2. A method as in claim 1, wherein the apexes of the depth gauges differ in depth by approximately fi've microns or less.

3. A method as in claim 1, including forming isolation moats by the use of an anisotropic etch, which are generally V-shaped in cross-section and extend inwardly from said first side of the body and have a depth which is greater than the depth of any of the V-shaped grooves and forming a layer of silicon dioxide in said moats so that the silicon dioxide layer in the moats provides dielectrically isolated islands of silicon when at least one of the apexes of the V-shaped grooves is exposed.

4. A method as in claim 3 wherein the layer of silicon dioxide in the grooves is formed at the same time that the layer of silicon dioxide is formed in the moats.

5. A method as in claim 1, including forming more than two of said V-shaped grooves in the body of silicon and wherein silicon is removed from the second side of the body until some of the silicon dioxide in the apexes of at least two of the grooves is exposed.

6. A method as in claim 1, including forming active and passive devices in the islands and placing a metallization pattern on the body to interconnect the active and passive devices into an integrated circuit.

7. A method as in claim 1, wherein said silicon is removed from said second side by lapping.

References Cited UNITED STATES PATENTS 1/1969 Kren et a1. 29--578 OTHER REFERENCES JACOB H. STEINBERG, Primary Examiner U.S. Cl. X.R.

Notice of Adverse Decision in Interference In Interference No. 98,062 involving Patent No. 3,623,218, H. Mitarai, C. E. Nelson and A. P. Youmans, METHOD FOR DETERMINING DEPTH OF LAPPING OF DIELECTRICALLY ISOLATED INTEGRATED CIR- CUITS, final ju gment adverse to the patentees was rendered Dec. 4, 1973, as to claims 1,2, 3,4, 5, (Sand 7.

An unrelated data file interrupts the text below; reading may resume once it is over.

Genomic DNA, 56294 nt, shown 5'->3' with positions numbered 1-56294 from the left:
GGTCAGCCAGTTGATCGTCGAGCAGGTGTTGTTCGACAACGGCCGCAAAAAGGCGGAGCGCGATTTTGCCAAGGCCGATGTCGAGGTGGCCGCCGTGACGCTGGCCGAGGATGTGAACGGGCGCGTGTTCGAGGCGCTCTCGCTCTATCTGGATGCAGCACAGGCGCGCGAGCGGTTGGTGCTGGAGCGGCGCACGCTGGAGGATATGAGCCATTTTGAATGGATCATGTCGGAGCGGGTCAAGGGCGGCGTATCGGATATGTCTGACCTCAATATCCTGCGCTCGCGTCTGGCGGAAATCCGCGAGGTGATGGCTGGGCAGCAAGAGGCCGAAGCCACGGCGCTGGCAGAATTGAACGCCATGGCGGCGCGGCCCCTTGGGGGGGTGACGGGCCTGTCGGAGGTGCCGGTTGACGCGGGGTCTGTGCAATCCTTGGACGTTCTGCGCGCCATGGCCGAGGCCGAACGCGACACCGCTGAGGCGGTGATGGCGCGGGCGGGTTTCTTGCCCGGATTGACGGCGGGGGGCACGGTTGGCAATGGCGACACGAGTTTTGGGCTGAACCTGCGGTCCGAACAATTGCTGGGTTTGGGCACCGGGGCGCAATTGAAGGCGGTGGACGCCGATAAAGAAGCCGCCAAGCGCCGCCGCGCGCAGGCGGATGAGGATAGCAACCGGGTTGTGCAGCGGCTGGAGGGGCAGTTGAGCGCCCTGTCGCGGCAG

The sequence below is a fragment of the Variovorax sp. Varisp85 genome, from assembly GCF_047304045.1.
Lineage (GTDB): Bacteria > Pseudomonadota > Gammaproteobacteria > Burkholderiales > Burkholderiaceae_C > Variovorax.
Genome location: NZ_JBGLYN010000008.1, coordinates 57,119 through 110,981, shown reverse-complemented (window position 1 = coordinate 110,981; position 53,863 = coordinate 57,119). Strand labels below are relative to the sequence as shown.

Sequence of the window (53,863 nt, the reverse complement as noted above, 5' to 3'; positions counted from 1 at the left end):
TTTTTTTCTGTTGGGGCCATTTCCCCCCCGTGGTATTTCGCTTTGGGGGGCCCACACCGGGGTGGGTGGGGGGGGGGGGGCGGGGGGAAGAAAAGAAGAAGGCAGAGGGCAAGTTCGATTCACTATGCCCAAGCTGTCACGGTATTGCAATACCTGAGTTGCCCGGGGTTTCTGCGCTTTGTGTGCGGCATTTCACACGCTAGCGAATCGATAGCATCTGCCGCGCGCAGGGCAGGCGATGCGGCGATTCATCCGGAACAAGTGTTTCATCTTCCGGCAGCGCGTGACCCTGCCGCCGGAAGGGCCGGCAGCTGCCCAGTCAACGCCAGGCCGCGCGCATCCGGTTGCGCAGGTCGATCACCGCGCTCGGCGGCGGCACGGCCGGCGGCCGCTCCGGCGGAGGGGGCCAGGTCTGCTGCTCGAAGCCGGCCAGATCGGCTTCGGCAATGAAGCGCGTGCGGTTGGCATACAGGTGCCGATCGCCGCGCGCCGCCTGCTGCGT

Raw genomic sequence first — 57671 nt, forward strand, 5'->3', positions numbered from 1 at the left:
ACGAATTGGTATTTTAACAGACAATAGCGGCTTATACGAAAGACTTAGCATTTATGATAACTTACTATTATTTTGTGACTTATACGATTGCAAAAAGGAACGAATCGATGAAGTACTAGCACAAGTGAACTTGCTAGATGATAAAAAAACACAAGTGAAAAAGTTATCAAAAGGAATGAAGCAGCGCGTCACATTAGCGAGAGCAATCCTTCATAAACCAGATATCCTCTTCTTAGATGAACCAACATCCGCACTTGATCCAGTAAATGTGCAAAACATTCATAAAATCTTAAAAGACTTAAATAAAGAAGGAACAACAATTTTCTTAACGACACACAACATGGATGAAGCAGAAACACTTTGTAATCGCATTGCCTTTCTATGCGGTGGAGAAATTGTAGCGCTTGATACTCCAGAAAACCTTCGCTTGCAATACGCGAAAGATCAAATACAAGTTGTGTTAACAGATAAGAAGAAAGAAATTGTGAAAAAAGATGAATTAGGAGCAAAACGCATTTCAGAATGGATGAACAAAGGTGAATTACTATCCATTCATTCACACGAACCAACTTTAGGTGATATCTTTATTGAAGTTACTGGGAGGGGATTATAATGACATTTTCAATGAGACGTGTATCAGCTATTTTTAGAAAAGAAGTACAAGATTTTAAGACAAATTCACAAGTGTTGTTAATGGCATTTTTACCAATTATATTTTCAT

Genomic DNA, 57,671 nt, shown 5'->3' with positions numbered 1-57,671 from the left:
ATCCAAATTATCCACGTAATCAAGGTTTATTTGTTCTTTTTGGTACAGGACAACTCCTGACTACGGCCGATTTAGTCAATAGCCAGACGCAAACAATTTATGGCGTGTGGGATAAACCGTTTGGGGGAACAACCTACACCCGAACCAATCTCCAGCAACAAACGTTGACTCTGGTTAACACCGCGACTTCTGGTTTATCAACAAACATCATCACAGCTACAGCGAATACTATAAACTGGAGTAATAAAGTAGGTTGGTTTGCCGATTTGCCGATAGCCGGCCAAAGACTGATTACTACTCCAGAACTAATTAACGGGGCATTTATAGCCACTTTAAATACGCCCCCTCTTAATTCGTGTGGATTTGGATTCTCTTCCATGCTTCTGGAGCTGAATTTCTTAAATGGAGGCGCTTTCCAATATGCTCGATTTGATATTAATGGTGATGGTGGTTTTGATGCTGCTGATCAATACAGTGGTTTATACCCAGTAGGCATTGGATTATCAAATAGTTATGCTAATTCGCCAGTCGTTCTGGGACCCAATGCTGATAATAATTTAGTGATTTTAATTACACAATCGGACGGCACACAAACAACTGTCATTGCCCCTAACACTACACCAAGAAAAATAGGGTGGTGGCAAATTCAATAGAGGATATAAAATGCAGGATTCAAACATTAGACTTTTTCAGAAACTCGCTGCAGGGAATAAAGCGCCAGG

[Ofiicz'al Gazette May 21,1974]

Referenced by
Citing PatentFiling datePublication dateApplicantTitle
US3755012 *Mar 19, 1971Aug 28, 1973Motorola IncControlled anisotropic etching process for fabricating dielectrically isolated field effect transistor
US3769562 *Feb 7, 1972Oct 30, 1973Texas Instruments IncDouble isolation for electronic devices
US3902936 *Apr 4, 1973Sep 2, 1975Motorola IncGermanium bonded silicon substrate and method of manufacture
US3911559 *Dec 10, 1973Oct 14, 1975Texas Instruments IncMethod of dielectric isolation to provide backside collector contact and scribing yield
US4047195 *Sep 22, 1975Sep 6, 1977Scientific Micro Systems, Inc.Semiconductor structure
US4070748 *Aug 30, 1976Jan 31, 1978Raytheon CompanyIntegrated circuit structure having semiconductor resistance regions
US4120744 *Jul 26, 1973Oct 17, 1978Texas Instruments IncorporatedMethod of fabricating a thermal display device
US4309813 *Dec 4, 1980Jan 12, 1982Harris CorporationMask alignment scheme for laterally and totally dielectrically isolated integrated circuits
US4312115 *Feb 12, 1980Jan 26, 1982Heinz DiedrichProcess to obtain multielement linear bidimensional infrared detectors having improved exactness of geometry and high degree of integration
US4338620 *Apr 4, 1980Jul 6, 1982Fujitsu LimitedSemiconductor devices having improved alignment marks
US4861731 *Feb 2, 1988Aug 29, 1989General Motors CorporationSemiconductors
US5051378 *Nov 6, 1989Sep 24, 1991Sony CorporationMethod of thinning a semiconductor wafer
US5329156 *Dec 22, 1992Jul 12, 1994Spectrian, Inc.Feed bus for RF power transistors
US5414296 *May 2, 1994May 9, 1995Spectrian, Inc.Venetian blind cell layout for RF power transistor
WO1995030245A1 *Jul 7, 1994Nov 9, 1995Spectrian IncVenetian blind cell layout for rf power transistor
Classifications
U.S. Classification438/404, 438/427, 438/355, 257/627, 257/524, 148/DIG.490, 257/E27.2, 148/DIG.115, 438/381, 438/973, 148/DIG.510, 257/E21.237, 257/579, 148/DIG.850, 257/526
International ClassificationH01L21/304, H01L21/00, H01L27/06
Cooperative ClassificationY10S148/051, Y10S148/115, H01L27/0652, H01L21/304, Y10S438/973, Y10S148/049, Y10S148/085, H01L21/00
European ClassificationH01L21/00, H01L27/06D6T2, H01L21/304